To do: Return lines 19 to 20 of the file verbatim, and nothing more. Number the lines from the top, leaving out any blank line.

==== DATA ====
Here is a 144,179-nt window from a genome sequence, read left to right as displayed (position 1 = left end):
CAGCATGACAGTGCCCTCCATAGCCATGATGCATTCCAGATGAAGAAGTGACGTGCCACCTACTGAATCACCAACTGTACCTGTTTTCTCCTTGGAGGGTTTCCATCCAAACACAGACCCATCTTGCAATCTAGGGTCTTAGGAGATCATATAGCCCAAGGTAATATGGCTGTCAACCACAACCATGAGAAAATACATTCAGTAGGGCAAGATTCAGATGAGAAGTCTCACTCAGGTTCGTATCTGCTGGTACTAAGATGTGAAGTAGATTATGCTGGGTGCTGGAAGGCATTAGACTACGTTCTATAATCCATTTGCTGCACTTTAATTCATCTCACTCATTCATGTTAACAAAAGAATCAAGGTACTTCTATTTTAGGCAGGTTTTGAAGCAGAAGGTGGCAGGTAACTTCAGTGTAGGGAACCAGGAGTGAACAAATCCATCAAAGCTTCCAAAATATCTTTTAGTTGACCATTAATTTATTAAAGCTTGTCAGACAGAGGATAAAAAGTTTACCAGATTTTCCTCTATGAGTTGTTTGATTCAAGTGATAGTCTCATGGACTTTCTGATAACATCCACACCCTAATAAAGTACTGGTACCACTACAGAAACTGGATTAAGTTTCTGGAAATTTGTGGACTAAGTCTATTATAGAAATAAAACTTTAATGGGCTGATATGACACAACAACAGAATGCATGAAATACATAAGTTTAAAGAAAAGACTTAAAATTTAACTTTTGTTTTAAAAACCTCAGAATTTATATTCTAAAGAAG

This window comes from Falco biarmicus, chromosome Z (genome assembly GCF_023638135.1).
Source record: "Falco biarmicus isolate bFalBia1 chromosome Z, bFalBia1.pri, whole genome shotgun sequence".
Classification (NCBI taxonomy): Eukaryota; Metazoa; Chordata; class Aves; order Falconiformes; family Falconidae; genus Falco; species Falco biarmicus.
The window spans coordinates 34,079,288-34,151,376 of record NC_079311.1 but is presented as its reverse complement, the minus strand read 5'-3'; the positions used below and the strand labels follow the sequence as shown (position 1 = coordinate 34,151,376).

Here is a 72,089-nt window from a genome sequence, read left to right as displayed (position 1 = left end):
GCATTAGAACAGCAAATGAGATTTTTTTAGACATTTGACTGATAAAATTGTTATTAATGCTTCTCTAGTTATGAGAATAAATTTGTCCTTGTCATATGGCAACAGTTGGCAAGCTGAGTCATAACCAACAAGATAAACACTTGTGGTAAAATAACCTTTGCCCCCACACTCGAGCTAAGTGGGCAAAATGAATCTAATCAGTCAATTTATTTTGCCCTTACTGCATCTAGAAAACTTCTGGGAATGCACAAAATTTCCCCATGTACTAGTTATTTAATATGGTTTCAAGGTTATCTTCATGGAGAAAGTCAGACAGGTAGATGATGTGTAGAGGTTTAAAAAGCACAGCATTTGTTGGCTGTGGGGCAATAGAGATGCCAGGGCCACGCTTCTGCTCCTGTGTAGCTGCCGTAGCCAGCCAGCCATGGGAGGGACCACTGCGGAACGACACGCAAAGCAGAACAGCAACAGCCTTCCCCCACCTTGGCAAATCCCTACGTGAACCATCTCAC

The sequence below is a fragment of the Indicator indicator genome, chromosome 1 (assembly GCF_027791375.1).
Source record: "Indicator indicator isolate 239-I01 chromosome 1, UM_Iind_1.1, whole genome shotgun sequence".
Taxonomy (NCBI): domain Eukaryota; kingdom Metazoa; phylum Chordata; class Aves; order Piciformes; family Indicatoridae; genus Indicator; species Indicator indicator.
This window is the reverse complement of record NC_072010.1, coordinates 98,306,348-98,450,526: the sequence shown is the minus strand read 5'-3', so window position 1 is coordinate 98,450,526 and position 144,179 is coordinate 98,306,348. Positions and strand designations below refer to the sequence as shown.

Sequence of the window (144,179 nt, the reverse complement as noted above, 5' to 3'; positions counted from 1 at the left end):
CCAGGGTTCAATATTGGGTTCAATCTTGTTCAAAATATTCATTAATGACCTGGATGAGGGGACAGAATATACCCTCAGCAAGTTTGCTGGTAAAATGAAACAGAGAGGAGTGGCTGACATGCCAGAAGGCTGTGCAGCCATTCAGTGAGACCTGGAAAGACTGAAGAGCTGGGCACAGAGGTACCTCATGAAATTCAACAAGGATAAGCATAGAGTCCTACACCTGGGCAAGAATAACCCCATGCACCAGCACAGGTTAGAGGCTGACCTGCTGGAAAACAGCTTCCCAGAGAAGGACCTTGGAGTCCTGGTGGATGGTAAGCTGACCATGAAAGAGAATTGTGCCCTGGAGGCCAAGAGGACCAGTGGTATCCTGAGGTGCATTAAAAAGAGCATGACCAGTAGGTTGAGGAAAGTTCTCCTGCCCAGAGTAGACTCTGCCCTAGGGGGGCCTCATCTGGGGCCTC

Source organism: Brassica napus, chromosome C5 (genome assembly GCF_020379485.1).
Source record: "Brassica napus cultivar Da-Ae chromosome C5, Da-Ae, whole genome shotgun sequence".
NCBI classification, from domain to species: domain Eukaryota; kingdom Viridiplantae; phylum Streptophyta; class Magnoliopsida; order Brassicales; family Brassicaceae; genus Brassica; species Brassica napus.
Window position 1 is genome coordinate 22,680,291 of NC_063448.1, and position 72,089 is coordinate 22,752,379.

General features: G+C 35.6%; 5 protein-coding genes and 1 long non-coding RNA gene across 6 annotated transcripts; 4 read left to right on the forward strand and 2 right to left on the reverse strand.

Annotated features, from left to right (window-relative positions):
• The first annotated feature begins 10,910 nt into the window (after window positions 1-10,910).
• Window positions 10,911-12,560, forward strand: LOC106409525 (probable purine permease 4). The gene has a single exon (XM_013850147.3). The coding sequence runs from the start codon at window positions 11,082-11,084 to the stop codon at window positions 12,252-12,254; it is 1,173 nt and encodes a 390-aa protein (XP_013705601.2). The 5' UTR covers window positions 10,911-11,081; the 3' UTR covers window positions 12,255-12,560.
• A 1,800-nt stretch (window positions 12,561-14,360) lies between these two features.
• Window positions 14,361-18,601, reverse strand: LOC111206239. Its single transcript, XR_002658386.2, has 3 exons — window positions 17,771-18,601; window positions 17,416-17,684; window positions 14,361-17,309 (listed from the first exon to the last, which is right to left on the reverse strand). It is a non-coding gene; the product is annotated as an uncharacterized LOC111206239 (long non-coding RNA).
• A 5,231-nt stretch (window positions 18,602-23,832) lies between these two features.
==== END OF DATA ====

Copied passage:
General features: G+C 35.6%; 5 protein-coding genes and 1 long non-coding RNA gene across 6 annotated transcripts; 4 read left to right on the forward strand and 2 right to left on the reverse strand.

Annotated features, from left to right (window-relative positions):